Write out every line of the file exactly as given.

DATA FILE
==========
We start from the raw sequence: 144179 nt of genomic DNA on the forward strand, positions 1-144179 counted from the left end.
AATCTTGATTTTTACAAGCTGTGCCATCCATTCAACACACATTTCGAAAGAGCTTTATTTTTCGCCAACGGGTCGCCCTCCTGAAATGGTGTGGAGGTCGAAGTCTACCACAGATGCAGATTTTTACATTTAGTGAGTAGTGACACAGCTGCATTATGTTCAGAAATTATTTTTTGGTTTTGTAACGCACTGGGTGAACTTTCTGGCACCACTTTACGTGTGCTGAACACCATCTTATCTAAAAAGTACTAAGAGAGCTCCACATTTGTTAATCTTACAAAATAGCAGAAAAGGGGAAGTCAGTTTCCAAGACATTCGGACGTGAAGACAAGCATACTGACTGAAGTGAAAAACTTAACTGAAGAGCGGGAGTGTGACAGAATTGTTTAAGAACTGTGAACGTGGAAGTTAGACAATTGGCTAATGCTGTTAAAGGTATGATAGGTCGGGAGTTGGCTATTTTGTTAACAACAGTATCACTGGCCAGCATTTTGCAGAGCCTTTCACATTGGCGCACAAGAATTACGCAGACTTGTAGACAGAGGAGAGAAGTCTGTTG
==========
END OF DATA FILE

We start from the raw sequence: 144179 nt of genomic DNA on the forward strand, positions 1-144179 counted from the left end.
AATCTTGATTTTTACAAGCTGTGCCATCCATTCAACACACATTTCGAAAGAGCTTTATTTTTCGCCAACGGGTCGCCCTCCTGAAATGGTGTGGAGGTCGAAGTCTACCACAGATGCAGATTTTTACATTTAGTGAGTAGTGACACAGCTGCATTATGTTCAGAAATTATTTTTTGGTTTTGTAACGCACTGGGTGAACTTTCTGGCACCACTTTACGTGTGCTGAACACCATCTTATCTAAAAAGTACTAAGAGAGCTCCACATTTGTTAATCTTACAAAATAGCAGAAAAGGGGAAGTCAGTTTCCAAGACATTCGGACGTGAAGACAAGCATACTGACTGAAGTGAAAAACTTAACTGAAGAGCGGGAGTGTGACAGAATTGTTTAAGAACTGTGAACGTGGAAGTTAGACAATTGGCTAATGCTGTTAAAGGTATGATAGGTCGGGAGTTGGCTATTTTGTTAACAACAGTATCACTGGCCAGCATTTTGCAGAGCCTTTCACATTGGCGCACAAGAATTACGCAGACTTGTAGACAGAGGAGAGAAGTCTGTTG